Government members of the 1999 Senate Committee were made aware of the possibility of the unintended creation of an additional public holiday by the Australian Industry Group:
... there may be some difficulties associated with moving from the Award Test Case standard of 11 public holidays to State declared holidays, which could in fact entitle employees to additional holidays, and create different levels of entitlements in different States(22)
However, ALP members of the Senate Committee were concerned that the removal of union picnic days from awards under the 'More Jobs Better Pay' Bill could mean that even if union picnic days were declared as public holidays, awards could not be varied to reflect the reality:
...even if State Governments declare 'union picnic days' as public holidays, as is the case in the Northern Territory and ACT, these could not be included in awards.(23).
This potential appears to have been addressed however, in the 1994 Test Case, ie under its 'an additional holiday' provision. A State Government may choose to call an additional public holiday by some other name eg 'Work and Family Day', and then rely on the 1994 test case which provides for 10 public holidays and:
an additional holiday (or payment in lieu) which may be a day identified by a governmental prescription ...(24)
Part 1 of Schedule 1 of the Workplace Relations Amendment (Tallies and Picnic Days) Bill 2000 removes 'tallies' from section 89A(2)(d) of the WR Act This section would then read: 'piece rates and bonuses'. A new subsection 89A(3) would prevent both tallies and union picnic days being considered allowable award matters.
Part 2 of Schedule 1 creates an interim period of 6 months from when Part 1 comes into effect.
Item 6 allows a party to an award to make an application deriving the interim period to vary the award so that it deals only with allowable matters, including expressing paid rates awards to minimum rates awards and ensuring that the award conforms with the key provisions elsewhere found in section143 of the WR Act.
Item 7 stipulates that non-allowable matters cease to have effect at the expiry of the interim period.
Item 8 requires the Commission to review each award at the end of the interim period and remove provisions from awards which have ceased to have effect.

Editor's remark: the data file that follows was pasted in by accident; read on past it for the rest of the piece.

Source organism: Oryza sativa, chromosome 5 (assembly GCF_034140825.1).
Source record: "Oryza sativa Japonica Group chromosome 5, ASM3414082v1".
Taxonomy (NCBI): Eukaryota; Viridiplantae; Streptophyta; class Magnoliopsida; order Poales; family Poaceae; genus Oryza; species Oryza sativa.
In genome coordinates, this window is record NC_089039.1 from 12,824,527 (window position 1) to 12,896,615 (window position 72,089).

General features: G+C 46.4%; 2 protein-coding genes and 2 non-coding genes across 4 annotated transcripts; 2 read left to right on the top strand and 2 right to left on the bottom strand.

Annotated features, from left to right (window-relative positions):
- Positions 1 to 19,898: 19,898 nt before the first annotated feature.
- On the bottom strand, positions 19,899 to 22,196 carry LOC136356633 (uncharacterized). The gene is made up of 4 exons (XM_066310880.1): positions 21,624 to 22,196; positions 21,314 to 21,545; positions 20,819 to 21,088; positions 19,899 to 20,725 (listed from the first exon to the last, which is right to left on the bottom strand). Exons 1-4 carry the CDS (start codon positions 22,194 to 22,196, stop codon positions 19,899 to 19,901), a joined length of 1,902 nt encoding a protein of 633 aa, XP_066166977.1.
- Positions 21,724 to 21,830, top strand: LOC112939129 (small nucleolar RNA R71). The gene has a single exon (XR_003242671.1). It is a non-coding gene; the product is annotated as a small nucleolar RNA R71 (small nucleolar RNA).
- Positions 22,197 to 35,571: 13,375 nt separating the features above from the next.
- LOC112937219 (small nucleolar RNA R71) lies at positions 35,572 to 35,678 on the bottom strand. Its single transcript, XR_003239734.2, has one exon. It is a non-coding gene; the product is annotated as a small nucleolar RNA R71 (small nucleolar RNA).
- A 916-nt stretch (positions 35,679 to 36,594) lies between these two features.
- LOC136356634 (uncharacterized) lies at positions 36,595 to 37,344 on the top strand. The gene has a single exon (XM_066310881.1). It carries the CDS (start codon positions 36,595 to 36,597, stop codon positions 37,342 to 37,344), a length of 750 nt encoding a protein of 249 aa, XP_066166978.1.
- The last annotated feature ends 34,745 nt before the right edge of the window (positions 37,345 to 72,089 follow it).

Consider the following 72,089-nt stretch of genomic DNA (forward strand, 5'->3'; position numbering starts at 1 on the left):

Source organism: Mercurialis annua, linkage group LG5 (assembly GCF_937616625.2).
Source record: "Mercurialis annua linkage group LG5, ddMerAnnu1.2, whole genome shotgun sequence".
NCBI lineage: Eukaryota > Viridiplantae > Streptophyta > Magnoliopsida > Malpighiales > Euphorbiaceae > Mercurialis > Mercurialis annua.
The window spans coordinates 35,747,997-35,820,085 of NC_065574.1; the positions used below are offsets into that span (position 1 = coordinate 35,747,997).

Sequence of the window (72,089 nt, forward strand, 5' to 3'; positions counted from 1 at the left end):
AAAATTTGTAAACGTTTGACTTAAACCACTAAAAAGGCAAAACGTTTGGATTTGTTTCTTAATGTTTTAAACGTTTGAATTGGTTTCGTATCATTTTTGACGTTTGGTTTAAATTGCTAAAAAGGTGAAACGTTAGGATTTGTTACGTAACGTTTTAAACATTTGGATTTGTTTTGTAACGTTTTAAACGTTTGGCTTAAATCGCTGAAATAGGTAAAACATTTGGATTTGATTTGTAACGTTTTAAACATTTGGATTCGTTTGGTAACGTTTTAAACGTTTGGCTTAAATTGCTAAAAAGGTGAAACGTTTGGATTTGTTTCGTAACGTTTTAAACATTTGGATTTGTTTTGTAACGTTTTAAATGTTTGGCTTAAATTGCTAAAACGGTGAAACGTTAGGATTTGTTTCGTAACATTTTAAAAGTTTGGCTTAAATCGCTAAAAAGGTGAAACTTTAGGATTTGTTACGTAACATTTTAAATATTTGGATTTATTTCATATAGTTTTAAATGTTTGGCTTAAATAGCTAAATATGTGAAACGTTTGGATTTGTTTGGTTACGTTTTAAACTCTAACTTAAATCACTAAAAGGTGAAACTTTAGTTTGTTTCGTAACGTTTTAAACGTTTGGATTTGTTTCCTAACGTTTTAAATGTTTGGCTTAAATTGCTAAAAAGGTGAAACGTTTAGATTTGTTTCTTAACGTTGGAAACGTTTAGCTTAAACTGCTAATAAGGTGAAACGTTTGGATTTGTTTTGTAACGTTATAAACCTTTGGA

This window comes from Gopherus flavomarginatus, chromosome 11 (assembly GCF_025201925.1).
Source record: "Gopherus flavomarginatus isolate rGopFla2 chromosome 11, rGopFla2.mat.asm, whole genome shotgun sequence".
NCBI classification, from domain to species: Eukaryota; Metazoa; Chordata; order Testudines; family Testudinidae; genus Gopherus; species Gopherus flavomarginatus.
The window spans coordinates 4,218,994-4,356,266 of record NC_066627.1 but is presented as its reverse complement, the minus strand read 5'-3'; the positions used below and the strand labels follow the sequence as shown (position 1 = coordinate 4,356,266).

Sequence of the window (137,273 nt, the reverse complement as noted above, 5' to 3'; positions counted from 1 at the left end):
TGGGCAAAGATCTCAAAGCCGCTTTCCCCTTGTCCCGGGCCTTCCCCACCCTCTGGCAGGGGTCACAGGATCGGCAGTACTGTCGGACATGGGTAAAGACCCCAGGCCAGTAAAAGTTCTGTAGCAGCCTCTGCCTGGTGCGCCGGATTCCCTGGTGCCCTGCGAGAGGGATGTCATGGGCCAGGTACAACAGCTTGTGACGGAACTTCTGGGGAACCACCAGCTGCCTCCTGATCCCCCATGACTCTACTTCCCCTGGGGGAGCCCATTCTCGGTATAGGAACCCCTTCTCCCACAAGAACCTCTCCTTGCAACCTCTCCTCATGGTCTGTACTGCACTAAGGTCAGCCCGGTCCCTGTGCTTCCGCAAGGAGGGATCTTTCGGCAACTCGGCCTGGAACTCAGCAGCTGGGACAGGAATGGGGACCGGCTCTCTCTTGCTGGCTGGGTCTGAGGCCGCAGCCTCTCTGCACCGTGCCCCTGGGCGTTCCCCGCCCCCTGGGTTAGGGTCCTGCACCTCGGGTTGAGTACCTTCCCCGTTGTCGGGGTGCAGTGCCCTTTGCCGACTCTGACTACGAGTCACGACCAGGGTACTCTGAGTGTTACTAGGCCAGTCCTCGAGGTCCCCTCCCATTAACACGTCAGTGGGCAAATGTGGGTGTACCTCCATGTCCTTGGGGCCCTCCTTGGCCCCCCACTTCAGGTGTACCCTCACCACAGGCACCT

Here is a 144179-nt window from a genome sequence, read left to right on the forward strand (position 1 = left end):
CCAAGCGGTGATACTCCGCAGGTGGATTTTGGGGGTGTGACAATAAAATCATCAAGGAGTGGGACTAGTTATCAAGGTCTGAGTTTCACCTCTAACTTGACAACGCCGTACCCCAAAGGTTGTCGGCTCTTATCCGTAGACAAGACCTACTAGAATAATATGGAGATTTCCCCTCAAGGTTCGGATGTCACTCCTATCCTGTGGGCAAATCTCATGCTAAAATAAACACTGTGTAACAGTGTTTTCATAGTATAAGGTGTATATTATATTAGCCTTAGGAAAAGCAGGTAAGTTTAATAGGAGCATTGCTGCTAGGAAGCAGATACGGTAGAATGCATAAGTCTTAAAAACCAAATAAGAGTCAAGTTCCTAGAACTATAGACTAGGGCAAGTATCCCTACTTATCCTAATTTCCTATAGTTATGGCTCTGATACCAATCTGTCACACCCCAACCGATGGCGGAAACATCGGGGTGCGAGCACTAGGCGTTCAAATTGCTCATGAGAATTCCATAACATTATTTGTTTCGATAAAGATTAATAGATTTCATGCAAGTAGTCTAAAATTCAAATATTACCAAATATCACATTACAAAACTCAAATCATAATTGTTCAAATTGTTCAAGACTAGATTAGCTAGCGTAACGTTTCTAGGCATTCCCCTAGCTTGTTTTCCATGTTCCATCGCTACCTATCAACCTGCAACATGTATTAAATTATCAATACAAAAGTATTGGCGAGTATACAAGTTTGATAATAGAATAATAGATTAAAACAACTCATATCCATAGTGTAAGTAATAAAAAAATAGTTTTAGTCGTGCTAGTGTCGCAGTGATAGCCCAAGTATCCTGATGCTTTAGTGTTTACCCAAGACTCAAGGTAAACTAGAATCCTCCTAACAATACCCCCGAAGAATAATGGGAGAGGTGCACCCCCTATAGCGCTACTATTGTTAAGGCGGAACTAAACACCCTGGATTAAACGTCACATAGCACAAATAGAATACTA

Item 9 provides that where an award has not been reviewed under Schedule 5 of the WROLA Act, the Commission must review that award under Items 6 or 8 of this Bill.
Item 10 attempts to prevent State awards binding federal award employers who are constitutional corporations, in respect of federal award matters removed by award simplification.
Item 11 allows a Full Bench to develop principles for the variation of awards so that they conform with allowable award matters.
Item 12 outlines the situations in which certain discriminatory arrangements are otherwise acceptable, ie: junior rates of pay, requirements of the job and religious beliefs.
These provisions are in substance similar to award review provisions of both the WROLA and WR Acts. The main change is the introduction of another review period in which all award matters for each award can be reviewed.
The significant issue concerning the removal of the meat industry award tally as an award matter is the timing. It would be useful to be able to understand the replacement work and pay system for the tally system as (apparently) proposed by Cr Leary to the Full Bench reviewing that award - after such a report becomes available. Then there would only be the matter of how quickly the other 20 or so meat industry awards which have not been reviewed, could be adapted for the new structure. It is likely that some other tally system will be implemented either in the award or by employers to set a minimum daily production rate, and that if required, a suitable award provision can be designed under piece rates and/or a bonus system.